They look pretty straightforward, but they will blow up your forearms and spike your heart rate.

Not only are they great for your forearms, but also your neck, backs, shoulders, core, glutes, and quads. 

How to Perform 

  1. Stand with your feet shoulder-width apart.
  2. Perform a half squat to pick the kettlebells off the floor (don’t hunch over and pull your back picking them up).
  3. Turn your palms to face your hips, then pull your shoulder blades back and down while squeezing your core and glutes.
  4. Walk across the room while keeping your spine as elongated as possible. 

Technique Tips

  • Lift with your legs, not your back. 
  • Keep the kettlebells close to your body. 
  • Bend your knees slightly if you feel it’s more comfortable. 
  • Go heavier than you think you should. 

#4. Kettlebell Overhead Lunge 

kettlebell exercises overhead lunge

The kettlebell overhead lunge is an amazing exercise for building strength, balance, and stability.

Since this exercise utilizes single-limb training, it can help eliminate any muscular imbalances. The main focus of the kettlebell overhead lunge is the quads, glutes, hamstring, hip flexors, shoulders, traps, and core.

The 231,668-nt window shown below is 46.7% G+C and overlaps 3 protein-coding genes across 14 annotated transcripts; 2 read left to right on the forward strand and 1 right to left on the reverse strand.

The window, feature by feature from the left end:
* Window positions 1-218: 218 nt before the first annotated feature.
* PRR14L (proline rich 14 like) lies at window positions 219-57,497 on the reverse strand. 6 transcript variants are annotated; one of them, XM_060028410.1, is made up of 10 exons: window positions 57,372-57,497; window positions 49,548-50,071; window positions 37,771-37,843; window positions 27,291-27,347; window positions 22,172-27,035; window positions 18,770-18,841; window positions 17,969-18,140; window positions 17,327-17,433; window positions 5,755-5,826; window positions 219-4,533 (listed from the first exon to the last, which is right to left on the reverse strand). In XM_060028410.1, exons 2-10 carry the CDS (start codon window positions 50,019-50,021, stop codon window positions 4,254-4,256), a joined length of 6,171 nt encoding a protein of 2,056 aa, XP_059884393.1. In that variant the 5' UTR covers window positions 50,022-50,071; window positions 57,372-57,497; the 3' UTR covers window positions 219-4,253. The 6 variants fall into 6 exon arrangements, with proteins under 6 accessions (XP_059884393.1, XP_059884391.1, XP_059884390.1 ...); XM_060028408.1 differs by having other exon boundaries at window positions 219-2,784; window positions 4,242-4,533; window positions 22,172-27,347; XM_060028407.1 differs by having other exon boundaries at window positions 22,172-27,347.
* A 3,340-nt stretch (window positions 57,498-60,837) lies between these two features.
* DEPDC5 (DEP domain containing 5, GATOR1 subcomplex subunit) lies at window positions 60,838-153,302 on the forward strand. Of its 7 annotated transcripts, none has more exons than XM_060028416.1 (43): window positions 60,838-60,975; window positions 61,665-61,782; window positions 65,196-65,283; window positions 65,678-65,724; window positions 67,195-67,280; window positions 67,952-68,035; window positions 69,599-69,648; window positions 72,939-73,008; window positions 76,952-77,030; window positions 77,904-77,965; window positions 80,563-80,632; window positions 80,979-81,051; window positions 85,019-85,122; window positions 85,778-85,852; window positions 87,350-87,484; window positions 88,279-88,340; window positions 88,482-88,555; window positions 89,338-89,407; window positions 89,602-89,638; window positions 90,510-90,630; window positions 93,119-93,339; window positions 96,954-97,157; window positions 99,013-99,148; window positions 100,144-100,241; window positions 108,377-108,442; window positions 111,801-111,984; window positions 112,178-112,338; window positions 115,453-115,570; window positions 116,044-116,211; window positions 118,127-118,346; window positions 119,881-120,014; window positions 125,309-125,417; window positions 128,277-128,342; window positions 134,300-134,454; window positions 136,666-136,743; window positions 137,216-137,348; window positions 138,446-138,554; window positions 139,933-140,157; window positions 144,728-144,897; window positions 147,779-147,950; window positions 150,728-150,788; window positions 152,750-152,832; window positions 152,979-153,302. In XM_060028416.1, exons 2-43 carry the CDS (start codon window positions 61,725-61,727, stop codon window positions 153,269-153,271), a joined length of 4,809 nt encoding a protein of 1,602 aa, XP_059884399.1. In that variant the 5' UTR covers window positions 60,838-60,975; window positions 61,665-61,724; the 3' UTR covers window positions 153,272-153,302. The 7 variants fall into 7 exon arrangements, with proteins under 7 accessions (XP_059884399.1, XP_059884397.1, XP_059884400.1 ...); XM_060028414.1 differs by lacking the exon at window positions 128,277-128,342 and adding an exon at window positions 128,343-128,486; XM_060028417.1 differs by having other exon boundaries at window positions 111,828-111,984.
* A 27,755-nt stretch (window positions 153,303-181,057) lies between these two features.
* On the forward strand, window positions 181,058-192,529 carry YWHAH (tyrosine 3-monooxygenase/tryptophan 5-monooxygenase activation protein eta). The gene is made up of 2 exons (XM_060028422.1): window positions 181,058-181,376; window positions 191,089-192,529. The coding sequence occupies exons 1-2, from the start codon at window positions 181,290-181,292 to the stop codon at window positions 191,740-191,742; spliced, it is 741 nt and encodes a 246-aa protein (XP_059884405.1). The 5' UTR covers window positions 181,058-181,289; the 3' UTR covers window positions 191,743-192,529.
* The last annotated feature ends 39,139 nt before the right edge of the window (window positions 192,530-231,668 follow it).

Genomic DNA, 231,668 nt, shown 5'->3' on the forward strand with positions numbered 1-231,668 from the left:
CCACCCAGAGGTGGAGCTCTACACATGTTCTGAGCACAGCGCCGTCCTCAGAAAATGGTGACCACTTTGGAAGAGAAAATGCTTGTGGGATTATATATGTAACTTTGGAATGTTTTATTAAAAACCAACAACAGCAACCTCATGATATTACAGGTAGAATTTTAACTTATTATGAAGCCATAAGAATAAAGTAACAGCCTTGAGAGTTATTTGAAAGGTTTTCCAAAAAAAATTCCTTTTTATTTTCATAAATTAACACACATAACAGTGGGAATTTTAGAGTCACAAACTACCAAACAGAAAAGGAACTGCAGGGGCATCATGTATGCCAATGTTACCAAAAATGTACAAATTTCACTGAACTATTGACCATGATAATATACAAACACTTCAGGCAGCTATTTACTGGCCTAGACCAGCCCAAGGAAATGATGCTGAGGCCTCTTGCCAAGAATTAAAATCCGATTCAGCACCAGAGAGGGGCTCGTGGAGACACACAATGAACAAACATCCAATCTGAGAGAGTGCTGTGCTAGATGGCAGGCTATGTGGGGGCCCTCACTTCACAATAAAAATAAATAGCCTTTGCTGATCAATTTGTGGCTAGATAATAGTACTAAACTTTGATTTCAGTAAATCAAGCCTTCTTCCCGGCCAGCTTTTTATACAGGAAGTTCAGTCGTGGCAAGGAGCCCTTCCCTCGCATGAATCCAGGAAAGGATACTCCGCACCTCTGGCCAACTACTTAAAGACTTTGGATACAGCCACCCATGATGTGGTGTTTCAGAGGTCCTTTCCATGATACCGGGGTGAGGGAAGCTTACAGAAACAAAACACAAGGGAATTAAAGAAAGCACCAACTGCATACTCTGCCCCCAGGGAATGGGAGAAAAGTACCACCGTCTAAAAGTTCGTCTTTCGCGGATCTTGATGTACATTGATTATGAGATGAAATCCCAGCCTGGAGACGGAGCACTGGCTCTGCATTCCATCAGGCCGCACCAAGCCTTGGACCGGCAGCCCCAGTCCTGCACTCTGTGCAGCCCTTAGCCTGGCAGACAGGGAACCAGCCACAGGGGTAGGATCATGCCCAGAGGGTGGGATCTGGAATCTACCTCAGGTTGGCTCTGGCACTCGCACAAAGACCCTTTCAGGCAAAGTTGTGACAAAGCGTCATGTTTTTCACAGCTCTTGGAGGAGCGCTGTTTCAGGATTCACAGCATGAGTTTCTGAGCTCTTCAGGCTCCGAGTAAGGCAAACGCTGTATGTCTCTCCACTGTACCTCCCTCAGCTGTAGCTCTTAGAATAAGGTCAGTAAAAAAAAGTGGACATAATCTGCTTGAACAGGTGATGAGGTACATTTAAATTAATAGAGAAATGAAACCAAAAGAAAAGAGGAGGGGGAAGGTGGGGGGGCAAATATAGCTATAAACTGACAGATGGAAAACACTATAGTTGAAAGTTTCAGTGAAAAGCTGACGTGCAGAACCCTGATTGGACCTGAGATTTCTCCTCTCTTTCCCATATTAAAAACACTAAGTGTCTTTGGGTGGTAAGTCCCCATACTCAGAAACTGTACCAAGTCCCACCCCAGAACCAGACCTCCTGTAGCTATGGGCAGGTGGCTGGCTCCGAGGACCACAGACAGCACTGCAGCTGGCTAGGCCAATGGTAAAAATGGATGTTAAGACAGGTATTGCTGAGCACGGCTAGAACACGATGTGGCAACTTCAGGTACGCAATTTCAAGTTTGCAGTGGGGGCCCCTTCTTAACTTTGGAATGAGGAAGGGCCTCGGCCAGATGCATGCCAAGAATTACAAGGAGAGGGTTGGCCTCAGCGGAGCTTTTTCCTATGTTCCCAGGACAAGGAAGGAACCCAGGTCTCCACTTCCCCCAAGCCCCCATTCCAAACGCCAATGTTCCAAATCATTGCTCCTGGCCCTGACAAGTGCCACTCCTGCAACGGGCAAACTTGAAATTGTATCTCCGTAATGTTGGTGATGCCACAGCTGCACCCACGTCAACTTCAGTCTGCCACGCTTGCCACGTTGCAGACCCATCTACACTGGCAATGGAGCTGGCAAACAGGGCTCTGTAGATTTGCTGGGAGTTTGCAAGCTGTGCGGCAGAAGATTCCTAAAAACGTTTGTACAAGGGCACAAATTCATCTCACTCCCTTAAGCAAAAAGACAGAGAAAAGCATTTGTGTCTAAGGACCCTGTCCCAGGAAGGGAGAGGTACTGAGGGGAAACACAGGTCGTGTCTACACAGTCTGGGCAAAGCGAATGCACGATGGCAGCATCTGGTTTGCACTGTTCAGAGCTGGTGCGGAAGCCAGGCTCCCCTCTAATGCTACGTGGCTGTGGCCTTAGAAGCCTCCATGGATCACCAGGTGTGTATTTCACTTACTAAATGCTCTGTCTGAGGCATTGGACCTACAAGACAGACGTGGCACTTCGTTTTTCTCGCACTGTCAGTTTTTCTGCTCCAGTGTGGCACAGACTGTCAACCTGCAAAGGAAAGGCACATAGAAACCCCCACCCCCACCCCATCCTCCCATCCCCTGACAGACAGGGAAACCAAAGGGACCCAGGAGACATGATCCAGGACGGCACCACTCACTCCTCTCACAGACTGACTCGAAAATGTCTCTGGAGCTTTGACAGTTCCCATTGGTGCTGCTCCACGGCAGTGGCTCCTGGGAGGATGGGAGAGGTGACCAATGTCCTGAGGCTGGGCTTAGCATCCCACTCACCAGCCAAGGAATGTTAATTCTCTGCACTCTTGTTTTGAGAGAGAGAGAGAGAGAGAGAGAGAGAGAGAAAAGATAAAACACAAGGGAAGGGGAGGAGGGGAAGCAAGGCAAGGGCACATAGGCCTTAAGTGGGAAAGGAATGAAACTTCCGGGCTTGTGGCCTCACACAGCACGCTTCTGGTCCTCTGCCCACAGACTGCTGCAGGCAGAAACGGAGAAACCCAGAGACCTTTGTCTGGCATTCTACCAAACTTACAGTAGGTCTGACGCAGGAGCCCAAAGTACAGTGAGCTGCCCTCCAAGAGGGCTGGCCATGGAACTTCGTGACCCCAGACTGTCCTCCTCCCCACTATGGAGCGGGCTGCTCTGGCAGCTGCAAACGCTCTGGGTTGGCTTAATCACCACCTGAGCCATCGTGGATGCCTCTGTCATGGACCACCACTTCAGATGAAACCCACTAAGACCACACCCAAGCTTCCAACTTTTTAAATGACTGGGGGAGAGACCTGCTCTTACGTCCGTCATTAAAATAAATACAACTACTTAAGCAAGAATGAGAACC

How to Perform 

  1. Stand with your feet hip-width apart.
  2. Grip the kettlebell in your left hand and bring it up to your left shoulder in the front rack position.
  3. Dip at the knees to drive the kettlebell overhead. This is your starting position.
  4. Lunge forward with your right leg, then lower your hips until your right leg reaches a 90-degree position.
  5. Push through your right midfoot to return to the starting position. Repeat on the opposite side. 

Technique Tips

  • Keep your elbow next to your ear. 
  • Keep your hips squared.
  • Ensure your core remains braced throughout the movement. 

#5. Kettlebell Snatch 

The snatch is one of two Olympic lifts.

It might look a bit scary, but it’s actually an incredibly useful exercise. The kettlebell snatch helps develop full-body endurance, power, and strength.

It specifically targets the shoulders, triceps, glutes, hamstrings, erectors, and back.

How to Perform 

  1. Stand with your feet hip-width apart.
  2. Grip the kettlebell in your right hand and let it hang in front of your hips. This is your starting position.
  3. Pull your shoulder blades back and down while squeezing your core.
  4. Send your hips back and lean your torso forward while the kettlebell passes between your legs.
  5. Drive your hips forward and pull the kettlebell up to your shoulders. In the same swift movement, turn the kettlebell over and extend your arm overhead.
  6. Let the kettlebell drop and use gravity to go into your next repetition.
  7. Repeat on the opposite side.

Technique Tips

  • Remember, this is one fluid motion – there should be no rest between pull and extension. 
  • During the pull, point your elbow towards the sky. 
  • Use the hip drive to your advantage; this is where most of your momentum should come from. 
  • Extend onto your toes during extension. 

#6. Kettlebell Clean and Jerk 

The clean and jerk is the other Olympic lift.